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How our car ages in the sun

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Solar radiation affects our car, not only because of the high temperatures but also due to the effect of ultraviolet rays. They are the main factor of aging when we expose our vehicle to the sun.

A couple of weeks ago, we suffered the first heatwave of this summer with the entry of a mass of hot air through the Gulf of Cadiz. The thermometers in almost all of Spain reached and exceeded 40 degrees, and the vast majority of autonomous communities declared themselves on alert and recommended that citizens should be cautious.

In addition to people, the sun and heat also affect cars since exposure to solar radiation and extreme heat of many of our vehicle’s components has a clear consequence: premature aging. We tell you how our car ages in the sun and give you clues to protect it.

In summer we must be more careful if we want to preserve our car correctly. Longer days and higher temperatures cause wear and tear on different parts of the vehicle. The factors involved in this aging are:

  • Ultraviolet radiation
  • Heating

This is how the outside of the car ages.

Exposure to the sun’s rays affects each of the components of our car differently. The first parts affected by the passage of the hours under the sun will be those outside or directly exposed, such as the paint, the moldings and rubbers, the headlights and lights, and the dashboard and rear tray.

The paintwork is attacked by the sun and suffers from loss of gloss in color. The colors that suffer most from exposure to the sun are red, yellow, black, and white. It is ubiquitous for reds to turn pink, yellows to turn beige and whites to lose their factory glow.

The moldings and rubbers lose their properties, drying out, and acquiring a specific whitish tone. Especially noteworthy are the wiper blades, which dry out very quickly. Door and boot seals can lose their water tightness, become more fragile and crack.

How to improve the appearance of the paintwork

The headlights and signal lights, made of plastic materials, also have a bill to pay for exposure to the sun. Headlight lenses lose their brightness and, most importantly, tend to become opaque, preventing the light from our bulbs from properly illuminating the road. According to, the headlights lose color and go from red and orange to white; the problem here is that we will not be adequately seen, and we will not be signaled correctly (you know how important it is to see and be seen when we are driving).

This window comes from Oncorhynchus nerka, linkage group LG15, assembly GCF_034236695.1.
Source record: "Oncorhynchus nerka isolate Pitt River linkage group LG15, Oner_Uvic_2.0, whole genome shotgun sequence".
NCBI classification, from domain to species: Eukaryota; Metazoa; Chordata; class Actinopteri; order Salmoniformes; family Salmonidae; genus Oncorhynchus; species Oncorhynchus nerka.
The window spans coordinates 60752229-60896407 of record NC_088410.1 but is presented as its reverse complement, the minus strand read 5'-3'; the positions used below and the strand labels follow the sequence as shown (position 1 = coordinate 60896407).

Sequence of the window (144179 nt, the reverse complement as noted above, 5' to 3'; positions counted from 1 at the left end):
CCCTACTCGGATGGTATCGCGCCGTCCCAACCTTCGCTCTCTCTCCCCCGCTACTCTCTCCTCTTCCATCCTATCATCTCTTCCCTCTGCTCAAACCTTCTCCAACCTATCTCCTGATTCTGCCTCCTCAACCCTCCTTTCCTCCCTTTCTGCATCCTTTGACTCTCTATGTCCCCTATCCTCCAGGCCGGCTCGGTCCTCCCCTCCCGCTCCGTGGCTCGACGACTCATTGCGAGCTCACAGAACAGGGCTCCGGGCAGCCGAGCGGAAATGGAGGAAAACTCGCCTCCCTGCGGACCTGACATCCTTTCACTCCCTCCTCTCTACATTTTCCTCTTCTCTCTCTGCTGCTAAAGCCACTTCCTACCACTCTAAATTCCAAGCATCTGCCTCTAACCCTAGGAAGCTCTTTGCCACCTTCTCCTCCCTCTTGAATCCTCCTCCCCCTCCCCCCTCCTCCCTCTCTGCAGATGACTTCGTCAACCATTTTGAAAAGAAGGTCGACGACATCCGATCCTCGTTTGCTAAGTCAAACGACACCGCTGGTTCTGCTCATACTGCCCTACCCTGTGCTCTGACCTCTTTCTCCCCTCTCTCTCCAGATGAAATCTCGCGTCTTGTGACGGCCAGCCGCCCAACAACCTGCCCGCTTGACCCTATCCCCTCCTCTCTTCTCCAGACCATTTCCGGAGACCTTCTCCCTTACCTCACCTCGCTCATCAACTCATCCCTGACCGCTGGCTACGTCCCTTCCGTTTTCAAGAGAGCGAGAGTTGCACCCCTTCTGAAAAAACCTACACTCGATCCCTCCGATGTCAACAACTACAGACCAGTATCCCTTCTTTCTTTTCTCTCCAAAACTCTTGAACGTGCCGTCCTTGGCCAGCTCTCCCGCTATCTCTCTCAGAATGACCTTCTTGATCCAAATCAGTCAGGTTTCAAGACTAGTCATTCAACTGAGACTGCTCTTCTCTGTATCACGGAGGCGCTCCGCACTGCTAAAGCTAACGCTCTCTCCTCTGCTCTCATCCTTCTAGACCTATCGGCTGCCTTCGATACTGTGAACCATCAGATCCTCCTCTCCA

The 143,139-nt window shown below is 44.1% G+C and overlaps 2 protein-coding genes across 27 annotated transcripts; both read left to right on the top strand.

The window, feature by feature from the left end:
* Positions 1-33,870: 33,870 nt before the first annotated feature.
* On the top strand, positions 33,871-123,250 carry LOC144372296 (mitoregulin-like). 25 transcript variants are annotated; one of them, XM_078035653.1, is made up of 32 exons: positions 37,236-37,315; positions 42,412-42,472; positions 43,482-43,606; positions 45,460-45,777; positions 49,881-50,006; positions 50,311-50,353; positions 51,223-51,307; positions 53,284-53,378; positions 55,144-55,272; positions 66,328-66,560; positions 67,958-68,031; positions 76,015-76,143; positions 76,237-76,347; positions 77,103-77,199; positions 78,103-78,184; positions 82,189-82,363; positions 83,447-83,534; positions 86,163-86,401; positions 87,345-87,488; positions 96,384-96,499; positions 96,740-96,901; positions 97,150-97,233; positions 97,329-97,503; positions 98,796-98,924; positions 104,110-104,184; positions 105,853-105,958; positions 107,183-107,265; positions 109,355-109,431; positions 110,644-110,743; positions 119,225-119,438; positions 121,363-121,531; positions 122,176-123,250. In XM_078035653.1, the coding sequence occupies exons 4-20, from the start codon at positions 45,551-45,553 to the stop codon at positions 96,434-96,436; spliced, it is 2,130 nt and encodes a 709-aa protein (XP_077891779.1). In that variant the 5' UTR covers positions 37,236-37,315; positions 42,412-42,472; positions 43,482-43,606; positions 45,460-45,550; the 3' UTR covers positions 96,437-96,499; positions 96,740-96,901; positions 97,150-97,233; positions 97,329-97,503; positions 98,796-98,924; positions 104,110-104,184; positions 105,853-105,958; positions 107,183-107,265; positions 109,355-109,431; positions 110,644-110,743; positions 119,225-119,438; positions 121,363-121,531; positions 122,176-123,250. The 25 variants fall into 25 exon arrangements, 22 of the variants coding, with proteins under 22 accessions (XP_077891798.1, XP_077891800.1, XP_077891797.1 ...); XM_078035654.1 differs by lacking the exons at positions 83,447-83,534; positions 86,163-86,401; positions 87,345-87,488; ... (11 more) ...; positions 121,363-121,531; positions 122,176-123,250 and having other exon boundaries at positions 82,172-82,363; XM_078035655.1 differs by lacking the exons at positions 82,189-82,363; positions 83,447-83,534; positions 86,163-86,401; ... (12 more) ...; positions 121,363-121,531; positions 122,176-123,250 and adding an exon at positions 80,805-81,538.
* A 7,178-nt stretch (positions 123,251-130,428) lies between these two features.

More sensitive areas inside the vehicle

Finally, elements found inside our car but significantly affected by sun exposure are the dashboard and rear tray. These are the areas of a car’s interior that are most exposed to the sun, which has the most significant effect on them because they are located behind large, very sloping windows that facilitate the entry of solar radiation.

Nor should we forget the steering wheel, the upholstery, the door panels…, but these elements are less affected because they are less exposed to the sun. And beware of our windscreen: if it has any impact, in the heat, it is more likely to get bigger, and we will end up without a moon (see how a moon breaks on impact).

Also, new and complex infotainment systems can stop working or be damaged by overheating. Electronic components such as processors or even screens need optimal environments to function, and it’s not the 60 degrees (sometimes more) that can be in our car’s cabin in the sun.

Maybe your car’s system has a security program that turns it off, or perhaps it doesn’t. This is a problem that brands try to solve with heat sinks and gaps in the dashboard to evacuate the heat (an example is the Mercedes-Benz E-Class).